Image courtesy of Yves.
One of the things I love about my job is seeing students get excited about what they are doing in class. Today was such a day in my Media Studies class. That particular class is a very interesting group of students. I have a wide range of levels and abilities within the room and therefore sometimes it can be a challenge to find something that will suit everyone. Differentiated instruction and differentiated assessment are a must for this particular class. However, before I tell the story of today’s class and why it went so well, I have to tell the back story.
Earlier in the year, I had a conversation with Doug Sadler (@sadone) at the ECOO conference about a digital safety program that his board, Windsor-Essex Catholic DSB, has mandated. From this mandate, the GAD or Getting Along Digitally program was born. It is a program where every high school in the board has one class create a multimedia based group of mini presentations that the high schools then go and give to the elementary feeder schools in their respective areas. I absolutely love this idea and was honoured to be invited to observe a presentation day at a feeder school.
What I observed absolutely overwhelmed me! The grade 6’s and 8’s were split into three groups and rotated through a series of three different presentations put on by the high school students. The high school students discussed various topics like Facebook Privacy Settings, being safe online, and digital footprints. But what I was really impressed with was the creativity and spirit that these high school students brought to the elementary classrooms. They engaged the younger students with interactive ice breaker games, used kinesthetic learning strategies, gave the younger students time to reflect and discuss, made the students laugh and all the while, taught them about these various topics without the use of Powerpoint or lectures. It was wonderful! The slides for the presentations were infused with thought-provoking images, statements and questions as well as very creative videos. You could tell the younger students were really enjoying the presentations, but you could also see that the high school students were having a good time too.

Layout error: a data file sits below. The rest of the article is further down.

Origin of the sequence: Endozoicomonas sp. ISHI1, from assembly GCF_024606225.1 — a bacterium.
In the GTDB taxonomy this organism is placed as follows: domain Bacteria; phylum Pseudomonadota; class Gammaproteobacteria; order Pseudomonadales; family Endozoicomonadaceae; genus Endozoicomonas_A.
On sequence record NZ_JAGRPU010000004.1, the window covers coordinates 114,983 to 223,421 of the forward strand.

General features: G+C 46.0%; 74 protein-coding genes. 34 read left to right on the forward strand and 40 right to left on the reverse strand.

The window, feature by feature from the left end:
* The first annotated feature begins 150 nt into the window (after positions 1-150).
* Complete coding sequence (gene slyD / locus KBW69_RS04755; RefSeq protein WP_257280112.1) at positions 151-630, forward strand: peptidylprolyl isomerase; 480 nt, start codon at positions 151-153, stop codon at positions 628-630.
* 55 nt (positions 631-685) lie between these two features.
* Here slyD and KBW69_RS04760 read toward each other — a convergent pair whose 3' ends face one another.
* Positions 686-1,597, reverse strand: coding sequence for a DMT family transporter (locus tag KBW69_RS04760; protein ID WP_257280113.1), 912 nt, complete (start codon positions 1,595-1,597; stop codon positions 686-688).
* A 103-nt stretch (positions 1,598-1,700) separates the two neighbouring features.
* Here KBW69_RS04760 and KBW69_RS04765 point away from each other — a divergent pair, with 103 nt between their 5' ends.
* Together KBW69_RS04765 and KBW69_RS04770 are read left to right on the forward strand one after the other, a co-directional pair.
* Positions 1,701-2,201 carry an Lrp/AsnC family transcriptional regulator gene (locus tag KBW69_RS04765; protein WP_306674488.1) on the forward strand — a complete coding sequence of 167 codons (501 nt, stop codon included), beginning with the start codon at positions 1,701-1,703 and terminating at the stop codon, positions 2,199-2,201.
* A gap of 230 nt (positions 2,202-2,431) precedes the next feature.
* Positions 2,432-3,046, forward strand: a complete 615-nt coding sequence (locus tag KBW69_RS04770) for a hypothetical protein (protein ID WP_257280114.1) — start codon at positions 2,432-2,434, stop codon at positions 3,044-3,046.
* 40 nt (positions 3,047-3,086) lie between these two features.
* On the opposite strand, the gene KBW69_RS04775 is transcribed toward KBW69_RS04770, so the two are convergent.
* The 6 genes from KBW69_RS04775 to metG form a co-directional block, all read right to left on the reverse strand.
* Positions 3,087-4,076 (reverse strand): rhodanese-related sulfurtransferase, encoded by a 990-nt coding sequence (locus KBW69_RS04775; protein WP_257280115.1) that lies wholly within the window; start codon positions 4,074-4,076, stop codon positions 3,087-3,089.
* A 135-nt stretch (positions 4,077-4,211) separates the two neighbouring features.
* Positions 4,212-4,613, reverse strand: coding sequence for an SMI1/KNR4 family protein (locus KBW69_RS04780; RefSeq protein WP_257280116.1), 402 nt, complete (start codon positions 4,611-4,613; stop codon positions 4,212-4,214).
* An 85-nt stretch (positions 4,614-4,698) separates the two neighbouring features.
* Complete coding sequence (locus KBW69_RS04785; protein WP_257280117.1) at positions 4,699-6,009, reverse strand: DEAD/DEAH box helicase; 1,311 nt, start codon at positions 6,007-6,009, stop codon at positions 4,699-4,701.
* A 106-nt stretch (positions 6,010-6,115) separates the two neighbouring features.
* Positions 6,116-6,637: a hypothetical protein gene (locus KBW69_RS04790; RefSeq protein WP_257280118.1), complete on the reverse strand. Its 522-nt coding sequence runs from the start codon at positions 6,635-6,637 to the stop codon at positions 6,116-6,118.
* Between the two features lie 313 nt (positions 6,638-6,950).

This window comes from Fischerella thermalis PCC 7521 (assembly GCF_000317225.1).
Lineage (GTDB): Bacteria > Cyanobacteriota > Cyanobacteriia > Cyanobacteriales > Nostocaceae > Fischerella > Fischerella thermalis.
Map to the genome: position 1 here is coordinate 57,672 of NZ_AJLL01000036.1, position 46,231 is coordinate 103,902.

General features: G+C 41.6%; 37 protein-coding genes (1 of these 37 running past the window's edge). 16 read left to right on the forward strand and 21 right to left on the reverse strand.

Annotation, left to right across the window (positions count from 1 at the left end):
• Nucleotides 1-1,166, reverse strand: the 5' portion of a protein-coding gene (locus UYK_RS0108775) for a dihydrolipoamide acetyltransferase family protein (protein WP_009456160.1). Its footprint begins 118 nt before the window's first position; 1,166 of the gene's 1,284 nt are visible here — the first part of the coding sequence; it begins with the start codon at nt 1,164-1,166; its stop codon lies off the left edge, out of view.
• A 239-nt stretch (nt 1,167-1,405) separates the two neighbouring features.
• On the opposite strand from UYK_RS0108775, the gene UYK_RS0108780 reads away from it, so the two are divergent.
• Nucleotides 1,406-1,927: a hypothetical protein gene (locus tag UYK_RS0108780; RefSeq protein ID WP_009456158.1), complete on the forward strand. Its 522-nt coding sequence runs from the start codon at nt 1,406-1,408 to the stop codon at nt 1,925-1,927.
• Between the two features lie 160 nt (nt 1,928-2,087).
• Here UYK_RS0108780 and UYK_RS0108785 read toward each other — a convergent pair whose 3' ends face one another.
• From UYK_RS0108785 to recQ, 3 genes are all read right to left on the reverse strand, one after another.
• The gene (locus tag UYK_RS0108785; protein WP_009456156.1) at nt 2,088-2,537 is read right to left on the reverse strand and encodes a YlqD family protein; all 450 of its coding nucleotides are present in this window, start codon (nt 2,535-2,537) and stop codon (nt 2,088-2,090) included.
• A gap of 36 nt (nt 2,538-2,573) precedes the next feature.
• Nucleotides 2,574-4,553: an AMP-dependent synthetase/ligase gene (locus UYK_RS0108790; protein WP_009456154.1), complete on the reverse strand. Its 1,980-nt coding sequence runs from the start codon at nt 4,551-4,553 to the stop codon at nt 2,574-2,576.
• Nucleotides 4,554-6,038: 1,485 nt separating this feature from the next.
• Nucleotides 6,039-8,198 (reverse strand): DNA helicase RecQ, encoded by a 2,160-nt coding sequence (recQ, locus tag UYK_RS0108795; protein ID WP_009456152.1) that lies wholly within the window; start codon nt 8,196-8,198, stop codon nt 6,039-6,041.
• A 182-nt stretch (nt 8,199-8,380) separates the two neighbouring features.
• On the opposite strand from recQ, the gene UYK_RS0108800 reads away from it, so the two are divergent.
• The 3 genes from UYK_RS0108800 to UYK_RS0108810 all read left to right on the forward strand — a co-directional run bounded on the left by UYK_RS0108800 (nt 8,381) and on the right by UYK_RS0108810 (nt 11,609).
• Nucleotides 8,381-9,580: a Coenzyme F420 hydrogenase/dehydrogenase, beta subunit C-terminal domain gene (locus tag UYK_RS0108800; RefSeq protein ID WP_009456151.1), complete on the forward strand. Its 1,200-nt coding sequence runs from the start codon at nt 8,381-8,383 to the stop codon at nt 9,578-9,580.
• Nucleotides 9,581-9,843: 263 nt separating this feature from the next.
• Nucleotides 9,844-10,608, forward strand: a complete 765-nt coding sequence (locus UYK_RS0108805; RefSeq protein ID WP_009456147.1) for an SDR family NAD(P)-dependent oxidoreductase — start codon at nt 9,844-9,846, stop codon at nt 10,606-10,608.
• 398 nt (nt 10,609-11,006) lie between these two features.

Back to today’s story: since the WECDSB are so kind and generous to share their resources and ideas with me, I have decided to implement this program as the major 30% summative task in my Media Studies class. Being as this is an enormous undertaking, I am starting early so as to give my students time to brainstorm, collaborate and create which began today in my classroom. (We also need a great deal of time as they will have to take turns using the video cameras and Mac Minis to edit their videos.) As I was introducing this project, my students were buzzing. I overheard one student yell from the back of the room to the front of the room that they needed to check the chat window of our Ning because she had an idea and wanted the guy in the front to respond to her thoughts. I had questions coming from all parts of the room – “Can we dress up for our presentations?” “Can we present to my brother’s class?” “Can we talk about MSN?” It was AMAZING! I didn’t have any negativity and I was really impressed with how excited they were to be going out into the schools to share their message. My student teacher and I were all over the room answering questions and listening to the multitude of ideas being swirled around by all the students. Even the students that I was concerned might balk at the idea of giving a 35 minute presentation were engaged and brainstorming. Seriously, a wonderfully exhilarating day for me as a classroom teacher.
So, I have to give Doug Sadler and the WECDSB a HUGE thank you for inviting me in to participate in this exciting adventure! I really can’t wait to see what my students create for the feeder schools in our area!